Quebec’s Cider Houses Rule

By Margaret Webb
Special to The Globe and Mail Sept 13, 2006

CHAMBLY, QUE. — For many Septembers, I was jealous of a friend in the Netherlands, an urban hunter and gatherer who, at first brace of fall, packs up car and cooler and sets off for France to stock up on champagne, brie and foie gras. But no longer — for I have discovered my own Brittany, Champagne and Provence all in one place: the Montérégie in Quebec.

A half-hour south of Montreal, the Montérégie is a foodie destination waiting to be discovered. The triangular region — tucked south of Ontario, north of New York State and west of the Eastern Townships — is a temperate microclimate moderated by Lake Champlain. The farms and orchards have long supplied vegetables, fruits, meats and cheeses to the famed Jean Talon and Atwater markets of Montreal.

But as wine did for Ontario’s Niagara Peninsula, the burgeoning artisan cider industry is putting the Montérégie on the gourmand’s map. Of late, The New York Times, Gourmet magazine, even Playboy have all raved about some of the 60 different ciders being produced here.

A Cider Route, linking the nearly 20 cider houses in the region, was established in 1998; the same year, artisan food producers created the Countryman’s Tour (or, so much more lyrically in French, the Circuit du Paysan). The 194 kilometres of winding, paved country roads connect more than 200 producers of everything from duck and lamb to cheese, honey, even honey wine.

There’s also a Wine Route and a Cheese Route. And Chambly, the gateway town to the region, has established itself as the “beer capital of Quebec,” with its annual Labour Day Weekend Beer and Flavour Fest.

Depending on the number of stops you make, the Circuit du Paysan alone can take anywhere from six hours to three days to drive. My partner, Nancy, and I decided to let our taste buds choose the sections of the route we would travel.

On our first day, we visited the Fromagerie Au Gré des Champs, where we sampled cheeses made from a single herd of Brown Swiss cows grazing on organic pastures specially planted with about 30 different flowers and herbs to flavour the milk. We lunched at Verger et Cidrerie Denis Charbonneau, famous for its crepes folded around a mound of gently cooked apples. (In the fall, Montreal families flock here for horse-drawn wagon tours of the orchards.) In the afternoon, we quaffed wines at Vignoble Morou, a tiny boutique that looks like a roadside vegetable stand. Le Closeau, a three-grape blend with notes of black currant, goes wonderfully with local duck.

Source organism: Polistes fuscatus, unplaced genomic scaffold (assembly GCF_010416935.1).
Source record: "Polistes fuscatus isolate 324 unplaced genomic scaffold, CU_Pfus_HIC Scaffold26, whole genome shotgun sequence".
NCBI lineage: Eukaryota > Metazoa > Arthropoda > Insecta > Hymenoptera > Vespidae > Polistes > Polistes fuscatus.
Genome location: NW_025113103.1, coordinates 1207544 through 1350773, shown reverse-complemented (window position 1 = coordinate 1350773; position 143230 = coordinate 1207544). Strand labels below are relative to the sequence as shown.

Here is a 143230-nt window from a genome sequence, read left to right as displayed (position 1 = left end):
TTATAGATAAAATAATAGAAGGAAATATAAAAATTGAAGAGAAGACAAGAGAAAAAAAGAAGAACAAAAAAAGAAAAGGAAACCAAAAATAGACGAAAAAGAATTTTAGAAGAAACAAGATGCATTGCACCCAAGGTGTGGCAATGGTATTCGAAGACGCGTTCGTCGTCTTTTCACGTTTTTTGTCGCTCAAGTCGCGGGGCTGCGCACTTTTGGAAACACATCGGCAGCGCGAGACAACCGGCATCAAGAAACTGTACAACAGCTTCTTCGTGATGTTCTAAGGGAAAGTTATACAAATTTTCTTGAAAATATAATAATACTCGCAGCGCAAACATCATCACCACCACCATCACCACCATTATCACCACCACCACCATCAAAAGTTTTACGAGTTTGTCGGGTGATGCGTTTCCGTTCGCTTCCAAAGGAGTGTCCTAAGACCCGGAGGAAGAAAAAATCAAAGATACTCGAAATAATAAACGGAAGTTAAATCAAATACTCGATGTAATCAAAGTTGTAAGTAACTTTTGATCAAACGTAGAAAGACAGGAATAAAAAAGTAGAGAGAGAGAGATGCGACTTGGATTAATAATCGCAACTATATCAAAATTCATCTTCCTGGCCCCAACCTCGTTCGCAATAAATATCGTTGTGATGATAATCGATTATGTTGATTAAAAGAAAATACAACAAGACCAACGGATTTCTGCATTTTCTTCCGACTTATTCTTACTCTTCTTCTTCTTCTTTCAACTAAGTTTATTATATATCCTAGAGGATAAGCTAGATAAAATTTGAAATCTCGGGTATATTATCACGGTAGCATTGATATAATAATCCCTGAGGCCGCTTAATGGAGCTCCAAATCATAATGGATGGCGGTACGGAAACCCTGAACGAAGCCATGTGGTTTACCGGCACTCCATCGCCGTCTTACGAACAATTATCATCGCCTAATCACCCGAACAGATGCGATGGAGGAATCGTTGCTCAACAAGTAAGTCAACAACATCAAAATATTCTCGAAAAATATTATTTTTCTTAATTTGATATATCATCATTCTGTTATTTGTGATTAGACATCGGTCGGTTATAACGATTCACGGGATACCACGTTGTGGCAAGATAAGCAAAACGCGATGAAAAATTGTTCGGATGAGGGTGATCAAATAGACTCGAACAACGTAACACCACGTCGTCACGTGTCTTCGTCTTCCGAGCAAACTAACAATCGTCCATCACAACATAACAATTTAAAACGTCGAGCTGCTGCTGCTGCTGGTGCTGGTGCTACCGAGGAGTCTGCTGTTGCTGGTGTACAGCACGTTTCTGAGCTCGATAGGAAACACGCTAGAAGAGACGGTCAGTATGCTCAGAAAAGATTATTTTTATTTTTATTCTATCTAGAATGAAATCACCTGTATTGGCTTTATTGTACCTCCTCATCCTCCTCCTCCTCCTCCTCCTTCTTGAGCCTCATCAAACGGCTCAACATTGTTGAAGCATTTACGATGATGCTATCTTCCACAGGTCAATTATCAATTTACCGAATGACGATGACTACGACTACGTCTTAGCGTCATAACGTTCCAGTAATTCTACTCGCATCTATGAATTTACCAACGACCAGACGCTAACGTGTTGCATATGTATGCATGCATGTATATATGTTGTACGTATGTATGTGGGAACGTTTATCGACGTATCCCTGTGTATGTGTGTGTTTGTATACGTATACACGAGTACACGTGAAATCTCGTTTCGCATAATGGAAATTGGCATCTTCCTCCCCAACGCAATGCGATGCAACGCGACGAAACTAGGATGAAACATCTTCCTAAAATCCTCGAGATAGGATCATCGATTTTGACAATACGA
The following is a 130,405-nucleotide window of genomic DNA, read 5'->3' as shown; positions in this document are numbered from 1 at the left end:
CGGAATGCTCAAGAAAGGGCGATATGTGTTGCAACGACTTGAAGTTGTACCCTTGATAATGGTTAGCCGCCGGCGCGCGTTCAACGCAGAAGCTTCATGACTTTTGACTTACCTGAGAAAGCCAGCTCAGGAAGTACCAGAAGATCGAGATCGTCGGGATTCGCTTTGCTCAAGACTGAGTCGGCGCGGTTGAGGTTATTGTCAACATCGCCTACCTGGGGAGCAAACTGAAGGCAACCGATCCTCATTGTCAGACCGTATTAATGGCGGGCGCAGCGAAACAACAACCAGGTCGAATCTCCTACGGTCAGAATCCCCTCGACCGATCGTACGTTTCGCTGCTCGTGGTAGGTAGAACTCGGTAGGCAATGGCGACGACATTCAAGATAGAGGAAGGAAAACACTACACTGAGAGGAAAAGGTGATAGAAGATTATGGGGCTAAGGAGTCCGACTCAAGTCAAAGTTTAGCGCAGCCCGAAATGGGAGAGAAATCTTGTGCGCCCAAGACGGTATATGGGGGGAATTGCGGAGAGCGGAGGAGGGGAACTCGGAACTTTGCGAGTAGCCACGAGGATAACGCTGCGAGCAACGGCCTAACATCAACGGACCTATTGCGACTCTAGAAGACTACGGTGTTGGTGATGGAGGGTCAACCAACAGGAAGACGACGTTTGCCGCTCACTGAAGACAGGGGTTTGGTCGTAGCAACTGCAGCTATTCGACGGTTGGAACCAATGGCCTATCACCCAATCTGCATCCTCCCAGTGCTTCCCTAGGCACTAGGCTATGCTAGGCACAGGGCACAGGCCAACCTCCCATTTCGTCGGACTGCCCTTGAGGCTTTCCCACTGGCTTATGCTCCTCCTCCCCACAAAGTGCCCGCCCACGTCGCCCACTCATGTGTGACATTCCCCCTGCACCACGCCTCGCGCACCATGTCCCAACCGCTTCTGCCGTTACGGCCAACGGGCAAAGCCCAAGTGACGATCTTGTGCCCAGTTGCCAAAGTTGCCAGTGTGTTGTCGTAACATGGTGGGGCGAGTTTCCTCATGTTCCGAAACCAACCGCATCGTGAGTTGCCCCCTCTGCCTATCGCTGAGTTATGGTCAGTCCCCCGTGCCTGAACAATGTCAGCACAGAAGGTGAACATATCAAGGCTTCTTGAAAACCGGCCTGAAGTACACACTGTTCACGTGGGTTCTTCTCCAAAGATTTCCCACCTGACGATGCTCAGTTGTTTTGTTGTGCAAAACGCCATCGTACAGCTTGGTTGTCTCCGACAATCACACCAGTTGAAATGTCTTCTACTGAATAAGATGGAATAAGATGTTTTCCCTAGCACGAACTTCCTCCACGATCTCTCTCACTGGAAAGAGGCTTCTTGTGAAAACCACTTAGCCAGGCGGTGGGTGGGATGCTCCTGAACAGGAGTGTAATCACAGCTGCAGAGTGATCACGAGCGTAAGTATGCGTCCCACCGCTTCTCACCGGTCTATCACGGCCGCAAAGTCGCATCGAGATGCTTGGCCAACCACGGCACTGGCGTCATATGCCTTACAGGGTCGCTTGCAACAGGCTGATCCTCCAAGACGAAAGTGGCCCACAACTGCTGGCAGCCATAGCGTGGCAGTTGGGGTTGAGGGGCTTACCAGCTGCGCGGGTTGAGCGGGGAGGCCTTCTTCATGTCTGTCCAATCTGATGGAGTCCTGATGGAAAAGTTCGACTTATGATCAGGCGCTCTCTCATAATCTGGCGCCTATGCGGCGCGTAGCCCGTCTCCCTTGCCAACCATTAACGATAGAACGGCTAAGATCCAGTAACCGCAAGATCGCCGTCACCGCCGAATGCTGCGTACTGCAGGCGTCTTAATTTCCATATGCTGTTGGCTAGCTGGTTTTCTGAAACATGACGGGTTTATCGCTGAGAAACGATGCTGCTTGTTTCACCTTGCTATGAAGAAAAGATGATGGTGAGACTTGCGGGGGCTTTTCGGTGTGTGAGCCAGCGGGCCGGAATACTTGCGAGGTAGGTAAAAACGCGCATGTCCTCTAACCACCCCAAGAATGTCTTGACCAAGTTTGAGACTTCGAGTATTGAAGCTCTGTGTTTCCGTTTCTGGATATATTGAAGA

Chez Émile, a romantic restaurant set in a century-old country house in Napierville, offers an authentic taste of the area with its Circuit du Paysan menu. On a warm summer evening, reserve one of the three white dining tents that surround the swimming pool on the back terrace. Chef Luc Van Winden grew up on a farm here, and returned to the area after 15 years working in Laurentian resorts, lured home by local produce. We dined sumptuously on a terrine of baby goat from Domaine de la Chevrière, veal from Mr. Lamb’s farm, and the very best foie gras we’ve ever had — from the nearby St-Louis-de-Gonzague property and served with a sweet reduction of Minot Doré apple cider aperitif.

After such a dinner, we focused on the spirits of this terroir. Near Hemmingford, two cidreries should not be missed, as they showcase the style and range of artisan cider-making.

Du Minot is the more traditional of the pair, with rustic slate floors and old oak casks guarding the entrance to the cider cellar. Owner Robert Demoy grew up in a cider-making family in Brittany, trained as a winemaker in Bordeaux and moved to Quebec to make wine — until he discovered what he calls the province’s “native grape,” the McIntosh apple.